The portable X-ray weapon that two upstate New York men are accused of trying to build to secretly sicken Muslims and enemies of Israel isn't feasible, radiation researchers say, calling it "the stuff of comic books."
Glendon Scott Crawford and Eric J. Feight were charged with conspiracy to support terrorism in an indictment unsealed this week. Authorities say they built a remote-control switch they planned to attach to a van-mounted, industrial X-ray machine to secretly radiate people who would get sick or die days later.
However, radiation safety experts at the University of Rochester and University of New Mexico said there were several problems with the plot: Any device to accelerate radiation would take massive amounts of electricity, the weight would probably crush most vans and victims would have to remain still to face prolonged exposure from radiation at close range.
"There is no instant death ray. ... It's not feasible. It's the stuff of comic books," said Dr. Frederic Mis, radiation safety officer at the University of Rochester Medical Center, after reading the criminal complaint describing their plan. "That's going to be the interesting thing for the court to face because their designs would not have worked."
At a brief hearing Thursday, U.S. Magistrate Christian Hummel ordered Crawford, 49, and Feight, 54, held without bail until a preliminary hearing in July, saying they posed a threat to public safety. Defense lawyers argued they were not a threat and should get bail.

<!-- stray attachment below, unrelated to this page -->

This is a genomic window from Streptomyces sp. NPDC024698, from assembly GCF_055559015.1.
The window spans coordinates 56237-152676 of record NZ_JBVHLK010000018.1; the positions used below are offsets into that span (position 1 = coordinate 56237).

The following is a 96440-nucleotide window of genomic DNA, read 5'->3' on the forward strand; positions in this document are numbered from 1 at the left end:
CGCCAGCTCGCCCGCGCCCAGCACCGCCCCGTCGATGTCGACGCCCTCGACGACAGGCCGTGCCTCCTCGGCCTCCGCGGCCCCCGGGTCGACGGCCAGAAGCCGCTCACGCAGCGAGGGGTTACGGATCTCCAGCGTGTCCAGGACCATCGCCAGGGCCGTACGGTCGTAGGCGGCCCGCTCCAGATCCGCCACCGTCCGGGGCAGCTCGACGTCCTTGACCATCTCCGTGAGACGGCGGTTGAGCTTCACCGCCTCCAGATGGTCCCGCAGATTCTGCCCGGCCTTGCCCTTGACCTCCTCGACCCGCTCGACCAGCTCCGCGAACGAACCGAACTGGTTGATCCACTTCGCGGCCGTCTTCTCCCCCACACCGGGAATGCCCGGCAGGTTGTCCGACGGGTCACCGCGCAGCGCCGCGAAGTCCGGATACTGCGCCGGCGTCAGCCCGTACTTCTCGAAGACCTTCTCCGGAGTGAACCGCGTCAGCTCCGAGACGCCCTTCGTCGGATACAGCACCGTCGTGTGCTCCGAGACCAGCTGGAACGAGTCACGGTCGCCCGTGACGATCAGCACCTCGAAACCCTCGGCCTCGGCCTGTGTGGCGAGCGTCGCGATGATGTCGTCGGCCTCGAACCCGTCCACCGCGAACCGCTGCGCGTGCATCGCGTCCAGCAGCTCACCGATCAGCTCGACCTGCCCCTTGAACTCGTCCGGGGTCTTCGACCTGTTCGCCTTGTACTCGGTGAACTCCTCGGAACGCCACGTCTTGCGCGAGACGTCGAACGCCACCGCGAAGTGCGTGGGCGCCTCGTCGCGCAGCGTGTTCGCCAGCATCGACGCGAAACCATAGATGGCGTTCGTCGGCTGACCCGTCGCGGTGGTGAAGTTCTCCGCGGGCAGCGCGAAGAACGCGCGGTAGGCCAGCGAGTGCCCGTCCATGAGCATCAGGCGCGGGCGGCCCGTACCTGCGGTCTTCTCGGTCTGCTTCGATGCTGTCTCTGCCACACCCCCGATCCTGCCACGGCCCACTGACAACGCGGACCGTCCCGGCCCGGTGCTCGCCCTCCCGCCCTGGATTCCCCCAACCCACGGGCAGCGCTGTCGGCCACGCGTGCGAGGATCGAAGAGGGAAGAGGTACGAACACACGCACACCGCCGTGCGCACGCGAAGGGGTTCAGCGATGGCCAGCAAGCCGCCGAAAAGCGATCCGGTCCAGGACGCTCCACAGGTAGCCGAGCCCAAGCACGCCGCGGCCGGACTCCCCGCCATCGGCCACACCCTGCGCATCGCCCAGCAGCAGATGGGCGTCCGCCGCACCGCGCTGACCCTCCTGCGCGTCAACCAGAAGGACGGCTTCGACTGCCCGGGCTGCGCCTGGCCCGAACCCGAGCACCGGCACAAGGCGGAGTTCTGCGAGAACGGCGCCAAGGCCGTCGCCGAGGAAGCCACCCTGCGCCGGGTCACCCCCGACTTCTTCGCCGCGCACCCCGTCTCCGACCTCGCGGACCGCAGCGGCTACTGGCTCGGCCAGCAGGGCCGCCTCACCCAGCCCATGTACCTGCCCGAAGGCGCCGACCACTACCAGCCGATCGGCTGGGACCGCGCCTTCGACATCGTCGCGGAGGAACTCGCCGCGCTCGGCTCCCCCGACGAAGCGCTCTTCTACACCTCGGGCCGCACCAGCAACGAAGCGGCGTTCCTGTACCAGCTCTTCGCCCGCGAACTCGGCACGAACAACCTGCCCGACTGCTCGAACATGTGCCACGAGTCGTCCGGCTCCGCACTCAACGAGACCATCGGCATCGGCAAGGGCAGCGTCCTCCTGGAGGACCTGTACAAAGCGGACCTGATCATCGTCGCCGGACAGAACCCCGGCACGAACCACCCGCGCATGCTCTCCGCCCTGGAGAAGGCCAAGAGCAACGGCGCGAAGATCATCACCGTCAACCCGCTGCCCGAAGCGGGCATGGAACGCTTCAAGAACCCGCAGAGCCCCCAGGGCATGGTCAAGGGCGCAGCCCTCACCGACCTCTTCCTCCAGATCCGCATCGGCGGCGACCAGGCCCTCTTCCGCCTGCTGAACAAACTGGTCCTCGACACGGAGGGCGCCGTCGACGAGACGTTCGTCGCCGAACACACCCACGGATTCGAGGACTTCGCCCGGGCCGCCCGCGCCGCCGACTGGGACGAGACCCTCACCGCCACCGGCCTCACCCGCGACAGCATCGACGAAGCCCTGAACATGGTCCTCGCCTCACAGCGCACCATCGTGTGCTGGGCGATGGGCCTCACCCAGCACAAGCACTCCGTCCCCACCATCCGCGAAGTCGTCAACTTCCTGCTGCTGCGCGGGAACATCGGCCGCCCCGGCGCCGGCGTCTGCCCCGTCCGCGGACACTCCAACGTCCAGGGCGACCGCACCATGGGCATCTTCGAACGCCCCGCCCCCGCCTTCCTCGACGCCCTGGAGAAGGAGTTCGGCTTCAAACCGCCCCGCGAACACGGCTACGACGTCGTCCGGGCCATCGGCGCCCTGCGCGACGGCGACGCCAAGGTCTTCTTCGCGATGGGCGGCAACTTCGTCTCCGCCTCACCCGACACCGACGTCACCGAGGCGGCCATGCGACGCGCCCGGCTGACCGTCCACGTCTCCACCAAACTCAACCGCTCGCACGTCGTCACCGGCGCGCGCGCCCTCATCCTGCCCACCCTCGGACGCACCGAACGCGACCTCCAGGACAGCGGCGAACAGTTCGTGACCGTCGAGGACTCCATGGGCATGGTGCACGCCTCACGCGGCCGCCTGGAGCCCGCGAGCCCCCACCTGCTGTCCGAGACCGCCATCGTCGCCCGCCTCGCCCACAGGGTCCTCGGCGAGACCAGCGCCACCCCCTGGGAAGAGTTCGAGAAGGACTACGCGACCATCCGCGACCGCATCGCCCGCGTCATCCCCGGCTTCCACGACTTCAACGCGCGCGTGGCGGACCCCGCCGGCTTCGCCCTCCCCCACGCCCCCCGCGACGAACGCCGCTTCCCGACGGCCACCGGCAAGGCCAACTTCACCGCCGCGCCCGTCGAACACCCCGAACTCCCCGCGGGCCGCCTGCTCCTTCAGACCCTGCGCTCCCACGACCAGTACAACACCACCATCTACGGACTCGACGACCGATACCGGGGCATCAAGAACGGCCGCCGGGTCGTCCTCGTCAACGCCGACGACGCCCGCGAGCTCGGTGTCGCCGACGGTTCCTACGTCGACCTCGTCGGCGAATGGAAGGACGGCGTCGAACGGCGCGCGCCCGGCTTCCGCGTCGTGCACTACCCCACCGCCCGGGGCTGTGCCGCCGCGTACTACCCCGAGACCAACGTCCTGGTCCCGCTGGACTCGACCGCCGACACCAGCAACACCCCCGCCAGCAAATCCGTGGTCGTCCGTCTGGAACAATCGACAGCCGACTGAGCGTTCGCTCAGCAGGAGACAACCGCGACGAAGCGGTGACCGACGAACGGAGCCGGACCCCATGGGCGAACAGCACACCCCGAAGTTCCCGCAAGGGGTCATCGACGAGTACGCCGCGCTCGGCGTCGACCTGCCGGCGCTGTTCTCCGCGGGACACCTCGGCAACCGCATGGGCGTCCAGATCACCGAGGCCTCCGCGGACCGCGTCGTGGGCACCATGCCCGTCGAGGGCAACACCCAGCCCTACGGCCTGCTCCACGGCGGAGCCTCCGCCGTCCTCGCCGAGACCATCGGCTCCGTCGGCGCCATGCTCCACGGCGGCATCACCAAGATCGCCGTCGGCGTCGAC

Crawford was arrested this week immediately after attaching the remote control Feight built to the X-ray machine, which was inoperable and provided by undercover FBI agents, at a warehouse in Schaghticoke. He turned it on but for his own safety didn't flip the switch to emit radiation, prosecutors said. The evening and morning before that, Crawford showed them two intended targets, an Albany mosque and an Islamic center in Schenectady.
Federal authorities showed the device and its specifications to a radiation expert who considered it a credible threat, prosecutors said. They declined to name the expert.
Mis, the University of Rochester expert, said prolonged X-ray exposure does kill tissue, with skin ulcerations appearing from a week to months later. "What we worry about in radiology primarily is skin damage," he said.
For safety, they advise staff to limit entering or performing diagnostics in an X-ray area, Mis said. There are accounts of Russians fatally injecting or feeding radiation to victims, and even planting it in a chair a victim repeatedly sat in, he said, noting the possibility the designers here could have hurt themselves or accidentally someone else.
"What if they find someone sleeping on a park bench? What if they backed up the van, opened the door, and turned the device on for eight hours?" Mis said. "Even these guys might stumble upon somebody and hurt somebody."
Dr. Fred Mettler, former chairman of the Department of Radiology at the University of New Mexico, was unfamiliar with the specifics of Crawford's plans but said it's unlikely such a device could work. Radiation can be narrowly beamed, as it is in some cancer treatments, but the accelerators require huge amounts of electricity, are not easily portable and any target would have to remain still for a long time, he said.
The investigation by the FBI in Albany and police agencies began in April 2012 after authorities received information that Crawford had approached local Jewish organizations to help fund a weapon to use against enemies of Israel, authorities said. Crawford, an industrial mechanic for General Electric in Schenectady, knew Feight, an outside GE contractor with engineering skills, through work, they said.